Greensboro Murder Case Sentence Relief

In Greensboro Murder Case Sentence Relief by GWAO

Greensboro murder case sentence relief was granted by the outgoing Governor.

In 2002, Janet Danahey was convicted of first degree murder and sentenced to life without parole.  Danahey had set fire to a couch as a prank against her ex-boyfriend, a fire that got out of control and burned the apartment complex to the ground.  Four people were killed in that fire.

As a prosecutor at the time, this author witnessed the aftermath firsthand through the lens of the District Attorney’s Office.  District Attorney Stuart Albright, now the Honorable Judge Albright, Superior Court Judge, and Chief Assistant DA Howard Neumann, prosecuted the case.  Greensboro defense attorneys debated on whether the case should be taken to trial or not, just as the DA Office debated whether to seek the death penalty for the reckless prank that turned deadly.  Ultimately, the death penalty was an option, and by this authors memory of the sentencing hearing, the plea to life without parole was entered because of the felony murder law.

The felony murder law is frustrating to Greensboro trial lawyers.  It essentially means that if someone dies during the commission of a felony, then the jury can convict the defendant of first degree murder.  In this case, the arson charge was the unavoidable felony that could have led to the triggering of this rule, and therefore risk the death penalty for the 23 year old defendant.

Felony murder, according to the North Carolina General Statutes, is defined by N.C.G.S. 14-17 as a murder “which shall be committed in the perpetration or attempted perpetration of any arson, rape or a sex offense, robbery, kidnapping, burglary, or other felony committed or attempted with the use of a deadly weapon shall be deemed to be murder in the first degree, a Class A felony, and any person who commits such murder shall be punished with death or imprisonment in the State’s prison for life without parole…”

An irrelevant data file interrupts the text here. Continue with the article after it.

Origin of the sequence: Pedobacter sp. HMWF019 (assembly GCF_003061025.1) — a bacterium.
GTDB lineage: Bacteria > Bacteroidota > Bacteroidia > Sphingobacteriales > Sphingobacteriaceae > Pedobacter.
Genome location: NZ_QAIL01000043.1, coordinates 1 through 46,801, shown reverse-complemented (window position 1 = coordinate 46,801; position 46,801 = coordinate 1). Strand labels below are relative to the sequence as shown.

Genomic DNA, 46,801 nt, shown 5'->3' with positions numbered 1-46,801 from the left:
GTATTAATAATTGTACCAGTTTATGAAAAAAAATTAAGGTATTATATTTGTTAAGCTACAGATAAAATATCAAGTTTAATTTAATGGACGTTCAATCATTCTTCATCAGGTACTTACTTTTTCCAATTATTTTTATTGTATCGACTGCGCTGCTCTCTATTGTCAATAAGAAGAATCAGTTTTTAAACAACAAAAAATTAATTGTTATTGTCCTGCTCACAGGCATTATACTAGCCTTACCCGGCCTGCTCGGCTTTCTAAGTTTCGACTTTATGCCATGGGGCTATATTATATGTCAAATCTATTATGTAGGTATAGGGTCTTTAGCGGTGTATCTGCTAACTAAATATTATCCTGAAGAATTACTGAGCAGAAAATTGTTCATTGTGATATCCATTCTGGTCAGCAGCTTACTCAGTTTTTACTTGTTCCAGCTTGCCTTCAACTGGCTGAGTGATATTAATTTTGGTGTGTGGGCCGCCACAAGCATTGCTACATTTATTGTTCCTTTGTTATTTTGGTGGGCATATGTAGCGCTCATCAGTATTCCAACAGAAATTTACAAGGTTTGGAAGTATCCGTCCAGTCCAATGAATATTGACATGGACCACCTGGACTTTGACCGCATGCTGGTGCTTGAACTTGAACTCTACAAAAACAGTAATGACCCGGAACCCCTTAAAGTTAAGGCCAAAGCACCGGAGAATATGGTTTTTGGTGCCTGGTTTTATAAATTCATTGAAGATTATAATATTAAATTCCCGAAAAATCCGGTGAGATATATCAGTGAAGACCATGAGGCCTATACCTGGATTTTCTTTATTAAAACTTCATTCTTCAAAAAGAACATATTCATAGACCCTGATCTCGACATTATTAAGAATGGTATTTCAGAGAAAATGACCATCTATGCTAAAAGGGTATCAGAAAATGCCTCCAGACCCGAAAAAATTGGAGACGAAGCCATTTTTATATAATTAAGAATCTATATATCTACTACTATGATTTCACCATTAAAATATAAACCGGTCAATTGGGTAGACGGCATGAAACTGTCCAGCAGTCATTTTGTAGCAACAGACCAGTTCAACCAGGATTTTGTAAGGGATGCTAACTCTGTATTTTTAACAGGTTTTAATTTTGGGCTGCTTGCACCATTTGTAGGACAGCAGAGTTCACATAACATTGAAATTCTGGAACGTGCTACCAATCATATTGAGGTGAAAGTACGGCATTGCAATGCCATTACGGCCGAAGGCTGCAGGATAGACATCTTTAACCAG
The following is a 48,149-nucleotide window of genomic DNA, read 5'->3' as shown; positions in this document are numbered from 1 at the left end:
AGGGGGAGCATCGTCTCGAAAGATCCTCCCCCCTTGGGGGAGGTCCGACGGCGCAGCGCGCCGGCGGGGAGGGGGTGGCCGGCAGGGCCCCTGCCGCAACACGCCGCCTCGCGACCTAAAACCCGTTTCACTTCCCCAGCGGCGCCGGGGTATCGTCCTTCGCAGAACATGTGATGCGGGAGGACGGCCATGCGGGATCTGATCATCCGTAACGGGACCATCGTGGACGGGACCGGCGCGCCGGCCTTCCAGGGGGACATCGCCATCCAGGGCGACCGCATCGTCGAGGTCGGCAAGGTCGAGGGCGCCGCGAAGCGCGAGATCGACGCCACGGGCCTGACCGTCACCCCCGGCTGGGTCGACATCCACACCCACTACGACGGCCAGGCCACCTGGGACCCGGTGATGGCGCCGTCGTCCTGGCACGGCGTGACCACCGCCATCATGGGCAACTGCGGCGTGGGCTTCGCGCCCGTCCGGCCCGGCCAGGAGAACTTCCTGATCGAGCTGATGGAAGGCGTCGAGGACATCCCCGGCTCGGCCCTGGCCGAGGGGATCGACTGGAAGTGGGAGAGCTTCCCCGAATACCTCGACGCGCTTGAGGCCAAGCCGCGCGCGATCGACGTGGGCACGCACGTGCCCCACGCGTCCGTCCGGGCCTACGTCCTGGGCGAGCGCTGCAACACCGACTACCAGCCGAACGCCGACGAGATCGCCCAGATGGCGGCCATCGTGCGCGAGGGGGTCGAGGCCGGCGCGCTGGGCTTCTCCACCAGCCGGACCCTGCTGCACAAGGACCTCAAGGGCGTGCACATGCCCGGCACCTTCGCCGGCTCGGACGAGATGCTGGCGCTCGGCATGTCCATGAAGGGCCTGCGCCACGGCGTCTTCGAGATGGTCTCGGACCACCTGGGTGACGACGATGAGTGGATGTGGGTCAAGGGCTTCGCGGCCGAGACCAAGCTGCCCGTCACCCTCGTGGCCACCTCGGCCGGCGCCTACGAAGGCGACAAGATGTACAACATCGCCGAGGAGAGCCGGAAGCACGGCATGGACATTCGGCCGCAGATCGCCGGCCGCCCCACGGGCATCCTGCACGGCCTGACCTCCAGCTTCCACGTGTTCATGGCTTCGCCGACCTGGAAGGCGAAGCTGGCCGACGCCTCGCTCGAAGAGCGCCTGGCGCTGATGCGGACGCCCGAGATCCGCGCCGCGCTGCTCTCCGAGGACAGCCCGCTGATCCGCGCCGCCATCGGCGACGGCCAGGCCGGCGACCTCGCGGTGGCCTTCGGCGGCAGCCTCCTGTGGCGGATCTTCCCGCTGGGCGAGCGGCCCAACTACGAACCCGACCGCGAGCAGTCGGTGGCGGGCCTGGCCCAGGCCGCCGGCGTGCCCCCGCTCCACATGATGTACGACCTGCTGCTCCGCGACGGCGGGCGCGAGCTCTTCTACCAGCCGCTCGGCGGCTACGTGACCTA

The conviction relief does not grant release.  It only allows a possibility of parole in twelve years.

The community is divided on whether this is the best option, or whether Danahey should have to spend the time in prison.  Many people feel the punishment did not fit the crime, where others felt that the death of four individuals could not be punished enough.  The decisions of the District Attorney and the Greensboro criminal trial lawyers representing her are easy to look back on and debate, but at the time, we must remember emotions on both sides were high, and the law created boundaries for both sides of attorneys.  Ultimately, Danahey has been a model prisoner, according the Department of Adult Corrections.  We can speculate that no punishment by the courts can be as hard on Danahey as her own conscious, just as it cannot bring back the four lives lost that evening.

This author, a Greensboro former prosecutor now top rated defense attorney was present at the original sentencing hearing.  It was a cyclone of emotion for everyone.

Many years are left on the sentence, and many debates will continue to occur.  Greensboro’s best defense attorneys, Garrett, Walker, Aycoth and Olson, will watch closely this and every available option for conviction relief.